There is very little I’d rather do than escape into a book though I am aware that life goes on around me. I have found a solution that keeps me balanced between work, home chores, my friends, family and reading.
I bribe myself with a chapter. Now, I’m aware that not all books have numbered chapters and some don’t have any breaks beyond pages. I’ve found solutions for pacing myself through those too.
Now, how long is a chapter? First, I don’t get too wrapped up in the length of any chapter. Sometimes, I get lucky and it’s many pages long. Other times, they’re super short.
Good titles with some short chapters are:
The Lost Symbol by Dan Brown. It’s the third in the DaVinci Code series. When I read that, I was excited to see that as the action started to speed up so did the chapters. They were like springs. I loved how the chapters jumped the action forward. One chapter was never enough.
Another is the Book Thief by Markus Zusak. I read this in Large Print and found that some chapters were just over a couple pages which in regular print would be one page. Here again, when a fine author can cut to the chase by being succinct, there is an inertia that pulls me forward into the story.
Some books break up chapters with a physical space between scenes or points of view. The space on the page stalls forward thinking and resets the story in another place or mind. It is a poetic tactic. How words are lined up on a page can be as powerful as the words themselves. These spaces sometimes include a symbol as simple as a line. In other books, there are elaborate symbols connected to the time period or culture represented in the story.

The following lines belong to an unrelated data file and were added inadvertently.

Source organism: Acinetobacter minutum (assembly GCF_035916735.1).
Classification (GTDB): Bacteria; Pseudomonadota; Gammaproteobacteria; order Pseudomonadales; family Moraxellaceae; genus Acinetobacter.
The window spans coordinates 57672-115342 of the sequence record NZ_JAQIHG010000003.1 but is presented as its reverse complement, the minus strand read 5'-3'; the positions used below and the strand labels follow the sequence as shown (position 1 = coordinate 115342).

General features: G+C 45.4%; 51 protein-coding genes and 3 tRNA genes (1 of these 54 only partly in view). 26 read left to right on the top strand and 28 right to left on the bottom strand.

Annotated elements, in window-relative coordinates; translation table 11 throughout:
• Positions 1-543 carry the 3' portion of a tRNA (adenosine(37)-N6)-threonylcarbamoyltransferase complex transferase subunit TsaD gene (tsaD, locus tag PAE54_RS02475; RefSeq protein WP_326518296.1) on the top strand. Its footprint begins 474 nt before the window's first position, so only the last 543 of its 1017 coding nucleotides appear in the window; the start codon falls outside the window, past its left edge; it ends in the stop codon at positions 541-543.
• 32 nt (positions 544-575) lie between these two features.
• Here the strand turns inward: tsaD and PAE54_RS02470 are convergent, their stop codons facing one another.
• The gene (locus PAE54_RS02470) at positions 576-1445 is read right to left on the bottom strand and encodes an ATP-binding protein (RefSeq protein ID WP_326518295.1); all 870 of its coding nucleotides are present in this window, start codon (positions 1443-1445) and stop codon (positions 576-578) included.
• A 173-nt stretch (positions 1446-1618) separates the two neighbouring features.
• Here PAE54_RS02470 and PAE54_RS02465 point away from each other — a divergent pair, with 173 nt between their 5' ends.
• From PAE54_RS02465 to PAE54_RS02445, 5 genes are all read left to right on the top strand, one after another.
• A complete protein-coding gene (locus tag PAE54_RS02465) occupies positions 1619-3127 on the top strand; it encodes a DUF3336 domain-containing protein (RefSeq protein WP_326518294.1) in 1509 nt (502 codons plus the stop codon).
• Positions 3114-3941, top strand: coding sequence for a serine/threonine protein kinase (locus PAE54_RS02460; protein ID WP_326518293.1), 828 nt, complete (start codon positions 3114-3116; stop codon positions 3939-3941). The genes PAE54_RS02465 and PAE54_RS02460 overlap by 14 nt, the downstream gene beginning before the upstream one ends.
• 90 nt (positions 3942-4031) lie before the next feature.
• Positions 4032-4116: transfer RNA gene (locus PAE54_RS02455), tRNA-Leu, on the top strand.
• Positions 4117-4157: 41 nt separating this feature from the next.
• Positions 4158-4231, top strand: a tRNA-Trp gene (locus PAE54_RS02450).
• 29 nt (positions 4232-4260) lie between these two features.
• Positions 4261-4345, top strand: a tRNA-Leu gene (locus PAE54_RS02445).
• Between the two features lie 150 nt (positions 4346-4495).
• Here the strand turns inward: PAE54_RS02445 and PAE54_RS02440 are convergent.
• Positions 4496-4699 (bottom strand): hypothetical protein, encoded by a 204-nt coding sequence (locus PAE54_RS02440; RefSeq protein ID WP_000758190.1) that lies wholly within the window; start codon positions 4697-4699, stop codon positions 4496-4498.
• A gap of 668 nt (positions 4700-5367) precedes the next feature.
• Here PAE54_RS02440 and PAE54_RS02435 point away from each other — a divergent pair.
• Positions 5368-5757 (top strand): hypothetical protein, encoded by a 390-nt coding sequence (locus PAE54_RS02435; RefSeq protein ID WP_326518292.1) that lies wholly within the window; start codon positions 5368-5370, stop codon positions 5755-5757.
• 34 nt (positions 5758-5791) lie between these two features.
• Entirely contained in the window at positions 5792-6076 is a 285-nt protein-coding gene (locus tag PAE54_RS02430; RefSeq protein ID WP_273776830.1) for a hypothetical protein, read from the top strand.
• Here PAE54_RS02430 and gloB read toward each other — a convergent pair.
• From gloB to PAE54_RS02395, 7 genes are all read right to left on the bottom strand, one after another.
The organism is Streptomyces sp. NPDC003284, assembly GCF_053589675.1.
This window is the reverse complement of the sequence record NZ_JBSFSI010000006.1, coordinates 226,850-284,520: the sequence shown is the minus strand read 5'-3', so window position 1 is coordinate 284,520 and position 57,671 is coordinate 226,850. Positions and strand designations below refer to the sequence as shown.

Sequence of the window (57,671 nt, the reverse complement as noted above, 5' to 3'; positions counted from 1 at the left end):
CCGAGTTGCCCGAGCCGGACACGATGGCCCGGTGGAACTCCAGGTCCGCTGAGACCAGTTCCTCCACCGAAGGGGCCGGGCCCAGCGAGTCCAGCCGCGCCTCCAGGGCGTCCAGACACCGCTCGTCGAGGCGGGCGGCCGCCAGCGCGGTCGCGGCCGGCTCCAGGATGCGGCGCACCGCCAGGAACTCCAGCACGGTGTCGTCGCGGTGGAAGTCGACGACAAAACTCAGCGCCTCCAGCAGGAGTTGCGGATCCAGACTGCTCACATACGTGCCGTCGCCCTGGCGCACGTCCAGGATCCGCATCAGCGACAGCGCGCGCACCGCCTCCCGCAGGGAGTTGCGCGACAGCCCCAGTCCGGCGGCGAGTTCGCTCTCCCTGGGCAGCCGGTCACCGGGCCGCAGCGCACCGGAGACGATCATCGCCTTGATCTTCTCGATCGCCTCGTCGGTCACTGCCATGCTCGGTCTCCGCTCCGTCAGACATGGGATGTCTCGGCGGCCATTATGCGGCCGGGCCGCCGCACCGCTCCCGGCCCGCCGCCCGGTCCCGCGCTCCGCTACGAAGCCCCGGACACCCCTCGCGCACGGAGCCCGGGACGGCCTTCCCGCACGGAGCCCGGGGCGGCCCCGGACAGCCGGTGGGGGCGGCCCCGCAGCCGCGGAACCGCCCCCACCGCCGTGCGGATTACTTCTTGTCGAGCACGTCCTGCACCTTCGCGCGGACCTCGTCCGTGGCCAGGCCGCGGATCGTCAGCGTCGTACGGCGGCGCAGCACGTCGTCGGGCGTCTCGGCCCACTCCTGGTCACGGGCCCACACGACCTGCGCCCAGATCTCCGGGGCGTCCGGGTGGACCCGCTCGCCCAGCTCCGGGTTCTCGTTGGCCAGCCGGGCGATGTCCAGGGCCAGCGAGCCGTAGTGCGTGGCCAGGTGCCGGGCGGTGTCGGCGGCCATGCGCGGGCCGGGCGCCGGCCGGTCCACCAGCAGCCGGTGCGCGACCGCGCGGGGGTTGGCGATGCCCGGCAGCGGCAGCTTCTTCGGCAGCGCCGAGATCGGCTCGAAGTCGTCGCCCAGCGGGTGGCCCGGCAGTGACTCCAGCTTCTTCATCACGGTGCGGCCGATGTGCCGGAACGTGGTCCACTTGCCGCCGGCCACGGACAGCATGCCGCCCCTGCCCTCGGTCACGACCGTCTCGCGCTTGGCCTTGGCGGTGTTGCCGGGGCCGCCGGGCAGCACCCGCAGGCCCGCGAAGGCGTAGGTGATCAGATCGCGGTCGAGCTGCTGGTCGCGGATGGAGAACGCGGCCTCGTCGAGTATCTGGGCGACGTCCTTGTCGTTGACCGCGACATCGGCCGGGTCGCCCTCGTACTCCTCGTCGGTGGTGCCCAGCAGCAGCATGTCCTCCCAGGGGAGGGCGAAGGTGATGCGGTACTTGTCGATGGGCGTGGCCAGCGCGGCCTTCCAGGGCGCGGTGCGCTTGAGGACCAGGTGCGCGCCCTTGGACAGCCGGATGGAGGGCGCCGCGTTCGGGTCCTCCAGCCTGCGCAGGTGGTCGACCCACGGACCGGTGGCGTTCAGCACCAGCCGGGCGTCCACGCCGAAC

Chapters can be numbered and/or titled. I have found that I fly right right past a number at the beginning of the chapter unless it is in a fancy script or calligraphy. A title often causes me to pause. Is it a clue as to what is coming next? Many times, I don’t think about it until I bump into the next chapter and do an ah-ha.
So, I wash the dishes and read a chapter.
The longer chapters simply have to be broken down to help those of us who have to get up in the morning to go to work, too. Chapters have a purpose not only in the story but in the rhythm of a reader’s life. If a book does have chapters, a bookmark can hold my place until the next workday is done. Or perhaps there is a break on a page and I can mark that spot. If those both fail, I’ll break at a full sentence that ends at the bottom of the page and on my return, start at the top of the following page.
First, I fold the clothes that buzzed halfway through the last paragraph.
An essential key to make the bribe easy to maintain is that bookmarks can be found everywhere. If the stove timer for my muffins blares, a bookmark needs to be on the table nearby. If I’m sitting in the sun and the recycling truck empties my container, I want a bookmark on the end table so I can dash outside. If my kids call and I’m lying on the floor reading a book, the bookmark has to be within reach.
Chapters or planned breaks in our books are essential to give us that pause to make a cup of tea, use the bathroom or do the laundry. Oh yeah, the breaks are also there to give a good pace to the story or information we’re reading.